I was always a Polaroid shooter, from my teenage years, when I got a secondhand camera. (A Model 900, from 1959, marked $5, bargained down to $3.) And when Polaroid film was discontinued for good in 2008, I wrote a little magazine story that led me to the story of the company’s rise and fall and rebirth, and Land and his extraordinary invention. You find a good story with an amazing central character, and if you’re a writer, you start to think “that’s a book.”
Tell us about your research process: what sources did you find most useful? What was the most surprising thing you learned?
Polaroid’s archive contains a few million documents and photos, and during the company’s bankruptcy, the whole pile went to Harvard Business School’s Baker Library. The person in charge of it, a librarian named Tim Mahoney, is going to spend his whole career on this one collection, it looks like, and the first tranche of it came open to researchers around the end of 2009. So in January 2010, I started logging a lot of time there. Also, the company’s museum collection (prototypes and such) went to the MIT Museum, where I also did quite a bit of digging. And then a lot of the extraordinarily smart people Land hired are still around, and I spoke to lots of them.
Surprising things I learned: Polaroid kept everything. EVERYTHING. In the company’s early days, Land had been involved in a patent dispute, and after that, each idea was disclosed, signed, witnessed, and dated. I’ll tell you, there’s nothing like those files when you’re trying to figure out how an invention got off the ground.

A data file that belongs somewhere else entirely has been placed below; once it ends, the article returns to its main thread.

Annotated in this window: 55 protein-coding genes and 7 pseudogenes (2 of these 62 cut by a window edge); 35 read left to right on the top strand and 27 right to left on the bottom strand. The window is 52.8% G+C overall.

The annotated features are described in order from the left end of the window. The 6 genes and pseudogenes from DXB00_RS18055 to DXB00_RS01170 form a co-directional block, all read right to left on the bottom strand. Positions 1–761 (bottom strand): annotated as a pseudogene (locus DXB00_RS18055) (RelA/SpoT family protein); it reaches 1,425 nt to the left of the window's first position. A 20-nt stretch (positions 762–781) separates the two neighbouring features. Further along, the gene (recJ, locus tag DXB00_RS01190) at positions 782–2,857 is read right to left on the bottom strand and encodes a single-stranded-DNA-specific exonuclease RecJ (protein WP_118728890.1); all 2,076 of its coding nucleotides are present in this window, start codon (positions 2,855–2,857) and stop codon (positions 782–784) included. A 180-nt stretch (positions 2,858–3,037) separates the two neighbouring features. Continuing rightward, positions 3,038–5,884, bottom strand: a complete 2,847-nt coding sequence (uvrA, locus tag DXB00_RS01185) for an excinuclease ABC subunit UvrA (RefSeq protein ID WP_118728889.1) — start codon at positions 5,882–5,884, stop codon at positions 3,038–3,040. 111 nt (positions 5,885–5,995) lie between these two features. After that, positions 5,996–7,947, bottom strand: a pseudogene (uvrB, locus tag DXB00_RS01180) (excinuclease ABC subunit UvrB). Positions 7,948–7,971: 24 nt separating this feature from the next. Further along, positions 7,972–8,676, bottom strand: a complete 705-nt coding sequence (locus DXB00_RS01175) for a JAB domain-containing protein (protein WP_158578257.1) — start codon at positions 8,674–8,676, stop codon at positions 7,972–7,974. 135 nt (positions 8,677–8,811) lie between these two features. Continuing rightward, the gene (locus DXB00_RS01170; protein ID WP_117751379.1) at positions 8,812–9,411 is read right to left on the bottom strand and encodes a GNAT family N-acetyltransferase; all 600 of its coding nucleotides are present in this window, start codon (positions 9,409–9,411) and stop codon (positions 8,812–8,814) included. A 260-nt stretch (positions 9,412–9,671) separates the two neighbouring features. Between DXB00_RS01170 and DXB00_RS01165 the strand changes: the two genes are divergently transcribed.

Another big surprise: Land made a point of hiring woman scientists, which was highly unusual back then. He was friends with an art-history professor at Smith College who would recommend his smartest students, and Land would scoop them up every year. A lot of them were, as you’d expect, art-history majors, and he’d send them off for some chemistry classes and build his own scientists that way. It was an end run around the usual pool of graduating talent, and it also made those women extremely loyal. A lot of them stayed at Polaroid for decades.
You’re something of a Polaroid enthusiast yourself, I understand? How long have you been using Polaroid cameras? Are you still using them today?
I started shooting as a kid, though that camera is no longer useful: it uses a film format that’s out of production. But I do carry another camera (Model 180, for the cultists) with me every day, and I try to shoot my son at least two or three times a week. I’ve been keeping an album since he was born, and I have to assume he’s one of the very last kids who will be documented that way. (I take plenty of digital photos of him, too, of course.)
Catch up on previous State of the Thing newsletters.